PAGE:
Wednesday, October 28, 1998 Published at 12:33 GMT
Patient's Charter blamed for attacks on NHS staff
Almost half of nurses say they have been physically assaulted in the last year
The Patient's Charter has led to an increase in violent attacks on NHS staff, according to Health Secretary Frank Dobson.
Mr Dobson said frustration caused by patients' and their relatives' expectations of the health service was partly to blame.
Launching new guidance for health service managers and staff on reducing the threat of violence, Mr Dobson said: "Nurses, doctors and all staff working in the NHS are not paid to be targets of violence. It will not be tolerated and we are taking action to tackle it."
He added that the guidance, Safer Working in the Community, was one of several government initiatives to reduce violence.
Abuse and violence
A survey by the Royal College of Nursing (RCN) and Nursing Times, called Stamp out violence, showed that 47% of nurses had been physically attacked in the last year - the vast majority of them by patients.
Sixty-seven per cent said this happened often.
Over 80% said attacks were more frequent now than they had been in the past.
Nurses blamed a more aggressive society, alcohol abuse and patient frustration for the increase in violence.
Mr Dobson said the Patient's Charter had contributed to frustration.
"That's one reason why we are going to replace it with an NHS Charter in which patients will have responsibilities as well as rights," he said.
"One of their responsibilities will be to behave decently towards staff."
He added that the Department of Health was working with the Lord Chancellor, Attorney General and Home Secretary to ensure people who assault NHS staff were dealt with promptly and severely.
Seventy-four per cent of nurses want a mandatory custodial sentence for those found guilty of attacks on NHS staff.
New national guidelines are being drafted on prosecution and sentencing as well as how to prevent violence against staff.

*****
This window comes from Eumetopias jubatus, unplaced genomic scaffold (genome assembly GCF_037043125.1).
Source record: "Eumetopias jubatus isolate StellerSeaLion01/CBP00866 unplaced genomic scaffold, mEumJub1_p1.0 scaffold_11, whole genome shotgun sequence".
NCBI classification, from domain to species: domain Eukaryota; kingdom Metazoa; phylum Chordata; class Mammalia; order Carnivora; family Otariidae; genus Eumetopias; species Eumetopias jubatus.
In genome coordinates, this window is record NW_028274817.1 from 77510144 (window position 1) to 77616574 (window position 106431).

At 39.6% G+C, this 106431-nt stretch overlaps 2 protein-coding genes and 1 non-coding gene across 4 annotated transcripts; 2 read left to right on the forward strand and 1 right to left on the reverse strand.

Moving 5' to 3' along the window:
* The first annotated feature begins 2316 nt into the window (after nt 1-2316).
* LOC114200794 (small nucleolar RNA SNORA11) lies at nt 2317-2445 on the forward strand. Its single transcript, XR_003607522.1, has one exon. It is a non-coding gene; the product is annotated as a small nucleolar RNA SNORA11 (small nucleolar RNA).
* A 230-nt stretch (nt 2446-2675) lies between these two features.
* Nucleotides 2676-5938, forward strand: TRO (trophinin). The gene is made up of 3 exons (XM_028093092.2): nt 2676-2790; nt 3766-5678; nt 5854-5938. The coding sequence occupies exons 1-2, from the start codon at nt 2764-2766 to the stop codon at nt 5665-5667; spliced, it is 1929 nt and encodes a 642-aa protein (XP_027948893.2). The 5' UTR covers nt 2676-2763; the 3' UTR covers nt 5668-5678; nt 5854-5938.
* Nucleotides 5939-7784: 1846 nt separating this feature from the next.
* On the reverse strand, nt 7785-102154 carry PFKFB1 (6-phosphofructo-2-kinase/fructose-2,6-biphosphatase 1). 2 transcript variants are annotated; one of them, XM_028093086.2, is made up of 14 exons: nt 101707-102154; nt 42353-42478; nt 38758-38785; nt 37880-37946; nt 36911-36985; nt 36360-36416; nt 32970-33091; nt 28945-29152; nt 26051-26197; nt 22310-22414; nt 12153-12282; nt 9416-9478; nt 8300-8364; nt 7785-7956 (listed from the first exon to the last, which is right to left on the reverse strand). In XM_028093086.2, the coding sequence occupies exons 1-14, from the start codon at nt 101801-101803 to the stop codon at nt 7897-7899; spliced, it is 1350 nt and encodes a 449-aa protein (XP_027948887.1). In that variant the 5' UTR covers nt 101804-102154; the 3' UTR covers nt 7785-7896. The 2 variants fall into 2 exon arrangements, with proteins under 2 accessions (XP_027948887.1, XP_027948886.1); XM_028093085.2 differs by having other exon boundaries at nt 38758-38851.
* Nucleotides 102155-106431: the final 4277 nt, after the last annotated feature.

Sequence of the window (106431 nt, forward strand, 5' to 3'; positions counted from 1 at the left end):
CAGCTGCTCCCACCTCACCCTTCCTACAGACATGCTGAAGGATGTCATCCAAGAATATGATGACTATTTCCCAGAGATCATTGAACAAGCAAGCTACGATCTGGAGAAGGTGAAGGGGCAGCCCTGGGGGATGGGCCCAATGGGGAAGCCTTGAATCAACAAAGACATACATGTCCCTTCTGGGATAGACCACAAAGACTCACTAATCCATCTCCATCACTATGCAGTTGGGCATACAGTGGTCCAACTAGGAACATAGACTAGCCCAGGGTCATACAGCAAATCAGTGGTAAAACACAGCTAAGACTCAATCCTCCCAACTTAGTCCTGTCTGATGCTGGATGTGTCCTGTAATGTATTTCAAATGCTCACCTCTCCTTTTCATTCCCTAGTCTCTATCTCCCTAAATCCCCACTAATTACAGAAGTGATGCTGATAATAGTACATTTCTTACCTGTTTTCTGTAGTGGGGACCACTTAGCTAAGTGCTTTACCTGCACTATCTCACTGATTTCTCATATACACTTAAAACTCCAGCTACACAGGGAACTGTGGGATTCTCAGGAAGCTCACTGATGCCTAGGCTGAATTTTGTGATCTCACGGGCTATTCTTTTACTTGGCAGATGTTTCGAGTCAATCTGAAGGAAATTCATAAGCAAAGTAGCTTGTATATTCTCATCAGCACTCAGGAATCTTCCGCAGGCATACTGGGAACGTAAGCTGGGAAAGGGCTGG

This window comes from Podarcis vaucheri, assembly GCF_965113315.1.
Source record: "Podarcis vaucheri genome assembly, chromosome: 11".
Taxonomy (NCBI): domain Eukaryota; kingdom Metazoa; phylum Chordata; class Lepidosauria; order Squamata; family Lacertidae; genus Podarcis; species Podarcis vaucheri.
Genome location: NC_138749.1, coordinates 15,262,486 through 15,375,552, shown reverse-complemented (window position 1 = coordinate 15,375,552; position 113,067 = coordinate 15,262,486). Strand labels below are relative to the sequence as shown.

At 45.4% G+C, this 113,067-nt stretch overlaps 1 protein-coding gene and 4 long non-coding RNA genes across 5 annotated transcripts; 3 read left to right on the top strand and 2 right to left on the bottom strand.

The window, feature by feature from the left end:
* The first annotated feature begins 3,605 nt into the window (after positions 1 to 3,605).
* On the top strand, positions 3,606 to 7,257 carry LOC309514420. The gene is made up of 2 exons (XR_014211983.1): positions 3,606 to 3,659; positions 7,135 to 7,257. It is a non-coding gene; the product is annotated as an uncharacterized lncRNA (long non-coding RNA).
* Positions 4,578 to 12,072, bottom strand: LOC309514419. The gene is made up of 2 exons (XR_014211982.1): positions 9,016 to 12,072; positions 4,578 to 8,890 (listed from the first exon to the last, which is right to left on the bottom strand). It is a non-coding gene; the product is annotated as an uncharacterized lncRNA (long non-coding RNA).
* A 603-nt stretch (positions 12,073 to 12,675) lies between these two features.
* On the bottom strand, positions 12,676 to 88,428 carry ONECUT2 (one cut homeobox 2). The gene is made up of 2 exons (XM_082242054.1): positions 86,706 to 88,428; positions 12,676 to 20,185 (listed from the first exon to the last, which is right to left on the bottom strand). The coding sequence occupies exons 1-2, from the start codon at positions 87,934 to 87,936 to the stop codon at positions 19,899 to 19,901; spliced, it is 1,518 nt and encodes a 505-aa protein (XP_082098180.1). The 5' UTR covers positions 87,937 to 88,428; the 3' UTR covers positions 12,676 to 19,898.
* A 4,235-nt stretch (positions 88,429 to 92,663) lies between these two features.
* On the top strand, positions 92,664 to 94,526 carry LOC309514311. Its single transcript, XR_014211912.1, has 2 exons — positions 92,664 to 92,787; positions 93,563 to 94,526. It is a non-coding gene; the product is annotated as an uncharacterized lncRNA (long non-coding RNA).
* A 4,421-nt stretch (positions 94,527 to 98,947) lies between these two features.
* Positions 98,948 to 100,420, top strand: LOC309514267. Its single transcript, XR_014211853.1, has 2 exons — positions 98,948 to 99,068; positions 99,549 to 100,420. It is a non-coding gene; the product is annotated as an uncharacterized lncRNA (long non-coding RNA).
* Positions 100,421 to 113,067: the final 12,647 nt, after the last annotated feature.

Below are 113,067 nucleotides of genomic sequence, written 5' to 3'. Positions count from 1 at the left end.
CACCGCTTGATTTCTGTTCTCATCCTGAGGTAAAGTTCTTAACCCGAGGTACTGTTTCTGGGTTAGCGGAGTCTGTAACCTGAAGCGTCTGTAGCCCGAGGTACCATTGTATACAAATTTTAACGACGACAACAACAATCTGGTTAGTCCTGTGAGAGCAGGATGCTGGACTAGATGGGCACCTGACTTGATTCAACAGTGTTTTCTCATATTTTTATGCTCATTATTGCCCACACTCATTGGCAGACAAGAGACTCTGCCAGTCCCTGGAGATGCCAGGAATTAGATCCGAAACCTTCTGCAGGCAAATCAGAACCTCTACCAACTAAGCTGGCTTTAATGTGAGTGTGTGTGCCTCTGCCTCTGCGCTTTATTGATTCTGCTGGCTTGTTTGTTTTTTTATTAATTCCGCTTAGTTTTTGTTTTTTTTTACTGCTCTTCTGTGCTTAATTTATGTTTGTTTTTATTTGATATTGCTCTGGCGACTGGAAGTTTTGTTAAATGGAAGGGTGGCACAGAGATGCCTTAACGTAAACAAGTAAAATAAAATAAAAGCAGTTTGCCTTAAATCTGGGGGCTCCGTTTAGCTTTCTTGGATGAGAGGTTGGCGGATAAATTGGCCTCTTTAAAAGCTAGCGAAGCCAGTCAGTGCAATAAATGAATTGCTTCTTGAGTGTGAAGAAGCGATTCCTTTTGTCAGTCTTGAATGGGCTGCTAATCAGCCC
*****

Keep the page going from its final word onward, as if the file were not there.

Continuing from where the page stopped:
Mr Dobson said that, under the new Crime and Disorder law, NHS trusts would be involved in local crime reduction partnerships.
Other recent plans aimed at reducing attacks on NHS staff include a £30m programme for modernising casualty departments to make their layout safer for staff.
The Stamp out violence survey showed a large majority of nurses thought there might be circumstances where care should be withdrawn from patients who were persistently aggressive.
Policy and practice
The 950 nurses surveyed said that, although most hospitals had policies for handling violence and reporting procedures, very few had security staff on the premises.
Only a quarter had staff helplines, 42% gave staff panic buttons and alarms and only 6% provided safe transport home for nurses who worked on shift.
Less than a fifth of nurses had had training to defuse violent situations.
The RCN and Nursing Times want managers to commit themselves to positive action to reduce violence.
The survey also showed that most nurses did not take time off work after being attacked, unless they needed medical treatment.
RCN assistant general secretary Tom Bolger said: "The findings of the Stamp out violence survey are shocking but not entirely surprising.
"Nurses are dealing with violence as part of their everyday working experience and their ability to provide the best case for patients must be affected."
One hospital that is taking action is Birmingham's Heartlands Hospital.
Nurses in its accident and emergency department are testing lightweight body armour to protect staff from attacks.
The armour can be worn under uniforms and are knife and bullet proof.